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Florida Fertilizer Ban Upheld

Efforts by the Florida Nursery, Growers and Landscape Association (FNGLA) and local contractors to have municipal fertilizer restrictions removed have failed after a state senate committee voted 4-3 to maintain current laws regarding fertilizer application.

Fertilizer restrictions have been adopted in 64 Florida local governments to keep nutrients from washing into local waterways during the rainy season. The Senate bill would have allowed landscapers certified through fertilizer application training to ignore these local bans.

Jim Spratt, the FNGLA Director of Government Affairs, told LC/DBM the association's contention is that when debating this issue, everything needs to be based on science.

"We have seen some local municipalities implementing fertilizer blackout periods during the rainy season, which is in the summer, when plants most need fertilizer," he said.

According to the Naples News, during debate on the bill, the bill's sponsor, Committee Chairman Charlie Dean, summoned Terril Nell, a horticulturist at the University of Florida, before the Environmental Preservation and Conservation Committee.

Jim Spratt -- Florida Nursery, Growers and Landscape Association Director of Government Affairs -- Spoke to LC/DBM about legislation that was defeated in Florida that would have allowed for fertilizer use by landscape contractors during "black out periods" in the state.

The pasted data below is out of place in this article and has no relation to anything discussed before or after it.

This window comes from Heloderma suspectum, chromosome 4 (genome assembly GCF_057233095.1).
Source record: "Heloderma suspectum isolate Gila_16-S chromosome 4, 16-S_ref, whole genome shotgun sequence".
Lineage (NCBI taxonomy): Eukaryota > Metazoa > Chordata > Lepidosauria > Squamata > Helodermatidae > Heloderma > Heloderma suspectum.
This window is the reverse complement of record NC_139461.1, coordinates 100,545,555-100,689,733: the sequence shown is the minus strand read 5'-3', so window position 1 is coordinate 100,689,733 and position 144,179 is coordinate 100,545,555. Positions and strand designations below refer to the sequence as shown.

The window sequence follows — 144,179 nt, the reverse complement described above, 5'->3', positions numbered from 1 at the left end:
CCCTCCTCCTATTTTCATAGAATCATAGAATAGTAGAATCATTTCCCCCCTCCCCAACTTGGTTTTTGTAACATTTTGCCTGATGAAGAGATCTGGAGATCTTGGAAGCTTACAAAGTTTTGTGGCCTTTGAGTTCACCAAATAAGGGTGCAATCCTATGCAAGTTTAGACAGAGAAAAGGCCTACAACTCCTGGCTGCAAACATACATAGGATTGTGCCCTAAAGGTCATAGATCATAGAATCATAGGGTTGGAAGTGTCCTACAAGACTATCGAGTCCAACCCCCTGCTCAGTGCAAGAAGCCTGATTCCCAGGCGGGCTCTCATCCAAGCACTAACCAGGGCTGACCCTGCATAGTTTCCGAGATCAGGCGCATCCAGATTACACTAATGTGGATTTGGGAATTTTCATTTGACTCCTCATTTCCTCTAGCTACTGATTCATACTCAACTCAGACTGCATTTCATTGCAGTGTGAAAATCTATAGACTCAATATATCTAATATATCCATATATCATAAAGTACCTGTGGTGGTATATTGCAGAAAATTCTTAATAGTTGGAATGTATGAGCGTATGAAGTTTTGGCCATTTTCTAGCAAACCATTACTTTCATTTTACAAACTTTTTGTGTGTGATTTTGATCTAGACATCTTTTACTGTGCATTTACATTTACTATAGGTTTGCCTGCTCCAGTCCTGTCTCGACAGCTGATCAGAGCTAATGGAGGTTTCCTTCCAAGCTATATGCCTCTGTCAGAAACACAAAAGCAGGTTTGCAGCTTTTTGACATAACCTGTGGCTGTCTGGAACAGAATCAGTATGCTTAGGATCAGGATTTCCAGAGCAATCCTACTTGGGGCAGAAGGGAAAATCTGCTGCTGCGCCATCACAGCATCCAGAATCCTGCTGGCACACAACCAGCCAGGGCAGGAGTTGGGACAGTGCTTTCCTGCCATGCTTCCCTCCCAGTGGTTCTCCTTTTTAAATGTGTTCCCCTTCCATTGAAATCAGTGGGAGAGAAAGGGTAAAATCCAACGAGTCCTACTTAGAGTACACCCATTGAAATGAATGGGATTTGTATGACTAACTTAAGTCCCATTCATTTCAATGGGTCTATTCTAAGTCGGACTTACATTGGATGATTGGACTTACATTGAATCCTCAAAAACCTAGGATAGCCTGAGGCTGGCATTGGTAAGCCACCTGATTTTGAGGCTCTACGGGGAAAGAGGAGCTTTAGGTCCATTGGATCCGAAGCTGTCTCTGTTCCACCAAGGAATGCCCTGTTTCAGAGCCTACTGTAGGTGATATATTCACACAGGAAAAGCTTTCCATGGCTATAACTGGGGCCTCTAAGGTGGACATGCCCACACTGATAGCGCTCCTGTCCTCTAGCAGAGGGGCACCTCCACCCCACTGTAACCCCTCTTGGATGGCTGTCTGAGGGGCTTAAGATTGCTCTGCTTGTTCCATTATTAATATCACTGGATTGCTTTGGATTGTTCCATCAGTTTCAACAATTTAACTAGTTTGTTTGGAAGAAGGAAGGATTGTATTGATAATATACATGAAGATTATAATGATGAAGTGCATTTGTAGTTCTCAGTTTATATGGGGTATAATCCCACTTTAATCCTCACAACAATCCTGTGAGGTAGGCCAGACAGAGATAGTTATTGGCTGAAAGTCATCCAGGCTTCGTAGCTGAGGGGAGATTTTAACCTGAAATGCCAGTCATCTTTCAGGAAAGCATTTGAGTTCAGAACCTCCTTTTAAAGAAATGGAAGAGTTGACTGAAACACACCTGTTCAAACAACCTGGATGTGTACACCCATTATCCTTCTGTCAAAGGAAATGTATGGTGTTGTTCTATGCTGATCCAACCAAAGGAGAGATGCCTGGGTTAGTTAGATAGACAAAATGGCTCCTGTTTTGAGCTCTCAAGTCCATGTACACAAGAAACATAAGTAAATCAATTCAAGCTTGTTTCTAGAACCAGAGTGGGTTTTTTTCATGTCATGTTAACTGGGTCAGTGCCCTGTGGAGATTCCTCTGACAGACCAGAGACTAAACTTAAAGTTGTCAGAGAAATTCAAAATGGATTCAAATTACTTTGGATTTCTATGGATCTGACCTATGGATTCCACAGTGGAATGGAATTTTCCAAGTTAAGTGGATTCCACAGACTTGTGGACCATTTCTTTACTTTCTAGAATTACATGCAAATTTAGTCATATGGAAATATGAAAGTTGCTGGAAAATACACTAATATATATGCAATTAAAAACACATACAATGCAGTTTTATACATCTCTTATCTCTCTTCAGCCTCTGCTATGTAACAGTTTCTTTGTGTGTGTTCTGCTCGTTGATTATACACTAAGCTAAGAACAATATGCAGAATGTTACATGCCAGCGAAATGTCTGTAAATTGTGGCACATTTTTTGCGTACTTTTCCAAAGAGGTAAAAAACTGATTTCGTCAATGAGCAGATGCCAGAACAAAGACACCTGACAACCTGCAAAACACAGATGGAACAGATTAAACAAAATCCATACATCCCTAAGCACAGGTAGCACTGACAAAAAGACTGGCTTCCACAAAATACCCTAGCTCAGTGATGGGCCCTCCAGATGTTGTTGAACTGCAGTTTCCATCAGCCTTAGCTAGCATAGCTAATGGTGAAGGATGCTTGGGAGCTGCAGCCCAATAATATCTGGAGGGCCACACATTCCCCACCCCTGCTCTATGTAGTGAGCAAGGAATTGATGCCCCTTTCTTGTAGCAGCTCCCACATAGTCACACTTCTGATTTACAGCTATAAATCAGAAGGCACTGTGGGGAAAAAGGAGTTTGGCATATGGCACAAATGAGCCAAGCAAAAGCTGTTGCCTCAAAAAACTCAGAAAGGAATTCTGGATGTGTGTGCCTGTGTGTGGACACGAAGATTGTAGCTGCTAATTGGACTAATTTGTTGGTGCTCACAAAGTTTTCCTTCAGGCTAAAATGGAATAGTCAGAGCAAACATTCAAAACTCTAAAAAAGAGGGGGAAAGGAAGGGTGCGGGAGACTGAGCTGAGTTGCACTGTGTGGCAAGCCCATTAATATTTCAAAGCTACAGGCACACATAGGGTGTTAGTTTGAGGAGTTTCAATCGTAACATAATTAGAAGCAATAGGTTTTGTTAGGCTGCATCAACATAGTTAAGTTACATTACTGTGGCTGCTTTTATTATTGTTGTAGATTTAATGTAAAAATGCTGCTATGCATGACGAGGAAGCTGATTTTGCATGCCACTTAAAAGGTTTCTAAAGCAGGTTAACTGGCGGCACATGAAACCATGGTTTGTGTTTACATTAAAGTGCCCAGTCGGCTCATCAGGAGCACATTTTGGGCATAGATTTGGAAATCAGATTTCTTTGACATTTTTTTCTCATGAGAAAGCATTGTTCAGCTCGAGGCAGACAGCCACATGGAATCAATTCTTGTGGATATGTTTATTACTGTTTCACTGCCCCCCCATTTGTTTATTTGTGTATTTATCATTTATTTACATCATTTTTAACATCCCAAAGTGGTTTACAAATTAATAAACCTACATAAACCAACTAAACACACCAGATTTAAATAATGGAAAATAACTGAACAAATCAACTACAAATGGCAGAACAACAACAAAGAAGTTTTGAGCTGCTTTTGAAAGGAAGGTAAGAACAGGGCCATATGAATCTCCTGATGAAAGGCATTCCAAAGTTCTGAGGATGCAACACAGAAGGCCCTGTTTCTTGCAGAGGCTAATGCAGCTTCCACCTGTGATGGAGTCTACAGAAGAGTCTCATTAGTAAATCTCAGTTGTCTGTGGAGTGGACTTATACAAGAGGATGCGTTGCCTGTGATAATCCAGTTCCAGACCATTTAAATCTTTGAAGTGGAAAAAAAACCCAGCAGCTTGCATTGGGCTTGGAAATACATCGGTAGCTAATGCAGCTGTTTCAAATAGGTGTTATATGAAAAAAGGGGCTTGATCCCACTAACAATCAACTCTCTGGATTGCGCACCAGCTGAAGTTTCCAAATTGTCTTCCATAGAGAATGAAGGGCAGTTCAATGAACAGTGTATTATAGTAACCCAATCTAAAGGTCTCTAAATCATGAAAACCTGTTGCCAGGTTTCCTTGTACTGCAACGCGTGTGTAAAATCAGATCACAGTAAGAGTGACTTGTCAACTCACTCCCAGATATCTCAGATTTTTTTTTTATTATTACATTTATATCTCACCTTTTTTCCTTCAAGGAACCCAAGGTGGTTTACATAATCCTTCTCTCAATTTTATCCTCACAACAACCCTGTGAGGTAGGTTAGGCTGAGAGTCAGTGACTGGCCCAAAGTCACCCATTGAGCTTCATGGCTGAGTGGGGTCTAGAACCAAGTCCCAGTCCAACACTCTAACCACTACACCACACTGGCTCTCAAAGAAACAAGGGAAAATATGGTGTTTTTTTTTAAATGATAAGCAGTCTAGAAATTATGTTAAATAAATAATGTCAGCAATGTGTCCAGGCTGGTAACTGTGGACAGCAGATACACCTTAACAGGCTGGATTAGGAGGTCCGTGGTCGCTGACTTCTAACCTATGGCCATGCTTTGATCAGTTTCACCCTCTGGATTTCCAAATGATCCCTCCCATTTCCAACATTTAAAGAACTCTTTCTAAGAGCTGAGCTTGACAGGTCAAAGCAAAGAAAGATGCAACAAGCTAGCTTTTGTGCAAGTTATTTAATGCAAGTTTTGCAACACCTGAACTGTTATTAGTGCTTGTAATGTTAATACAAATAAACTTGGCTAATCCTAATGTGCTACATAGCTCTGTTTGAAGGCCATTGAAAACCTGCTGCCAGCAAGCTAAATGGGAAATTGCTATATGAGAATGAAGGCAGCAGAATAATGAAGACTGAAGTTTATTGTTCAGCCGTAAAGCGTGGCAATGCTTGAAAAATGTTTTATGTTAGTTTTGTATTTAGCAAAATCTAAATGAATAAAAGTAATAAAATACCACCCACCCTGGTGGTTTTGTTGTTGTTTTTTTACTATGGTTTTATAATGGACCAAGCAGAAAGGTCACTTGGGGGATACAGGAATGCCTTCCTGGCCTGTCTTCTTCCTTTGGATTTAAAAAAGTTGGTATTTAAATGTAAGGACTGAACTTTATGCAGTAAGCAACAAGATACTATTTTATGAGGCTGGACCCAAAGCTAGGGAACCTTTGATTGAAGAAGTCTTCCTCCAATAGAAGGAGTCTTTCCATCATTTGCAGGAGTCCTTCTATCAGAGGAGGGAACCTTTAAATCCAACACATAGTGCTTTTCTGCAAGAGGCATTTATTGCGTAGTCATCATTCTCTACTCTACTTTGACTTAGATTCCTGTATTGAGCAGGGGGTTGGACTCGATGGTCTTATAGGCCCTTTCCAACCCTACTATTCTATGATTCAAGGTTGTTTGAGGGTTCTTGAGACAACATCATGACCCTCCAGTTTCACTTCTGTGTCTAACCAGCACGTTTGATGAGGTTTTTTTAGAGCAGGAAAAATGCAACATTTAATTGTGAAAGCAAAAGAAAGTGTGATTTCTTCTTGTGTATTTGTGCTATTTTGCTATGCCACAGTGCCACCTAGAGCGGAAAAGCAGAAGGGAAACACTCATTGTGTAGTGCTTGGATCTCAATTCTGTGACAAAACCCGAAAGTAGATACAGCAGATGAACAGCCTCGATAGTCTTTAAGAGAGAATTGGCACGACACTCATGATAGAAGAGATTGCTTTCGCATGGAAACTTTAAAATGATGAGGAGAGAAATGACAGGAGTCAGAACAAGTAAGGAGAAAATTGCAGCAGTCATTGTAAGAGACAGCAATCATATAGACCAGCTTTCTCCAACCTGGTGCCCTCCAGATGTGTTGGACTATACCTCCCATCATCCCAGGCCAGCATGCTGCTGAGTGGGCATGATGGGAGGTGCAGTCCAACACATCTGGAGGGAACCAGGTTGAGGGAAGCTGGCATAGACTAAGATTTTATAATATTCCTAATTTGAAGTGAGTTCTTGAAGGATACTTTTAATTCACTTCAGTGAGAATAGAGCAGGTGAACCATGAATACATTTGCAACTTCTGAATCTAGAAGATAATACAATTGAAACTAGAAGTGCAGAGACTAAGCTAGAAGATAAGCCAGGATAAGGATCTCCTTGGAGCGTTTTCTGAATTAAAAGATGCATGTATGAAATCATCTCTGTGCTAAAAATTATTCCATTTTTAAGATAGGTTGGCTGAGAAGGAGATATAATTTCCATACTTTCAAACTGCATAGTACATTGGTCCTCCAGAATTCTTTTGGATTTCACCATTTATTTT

"The science is very clear," said Nell. "Healthy turf grass reduces runoff and leaching because healthy turf grass slows down water flow, the roots are healthy, the roots absorb more nutrients. It's plain and simple."

Spratt said he understands the intention of the laws prohibiting fertilizer use but added the rules are hurting landscape contractors.

"Trained professionals should be treated differently than homeowners," he said.

During debate on the bill, the Environmental Preservation and Conservation Committee faced strong opposition from local governments proud of their ordinances and concerned about a decline in tourism because of poor water quality.

Spratt said much of the debate focused on the black out periods rather than the science behind fertilizer use.

"This was disappointing because it became a roadblock in the legislature," he said.

Spratt said the FNGLA is not giving up on this issue, noting that the association will keep working to get relief for landscape contractors.

"We learned that simply relying on the science is not enough to allay public thoughts on this issue," he said. "We need to come up with a 'not too technical' approach to the argument."

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December 7, 2019, 3:49 am PDT

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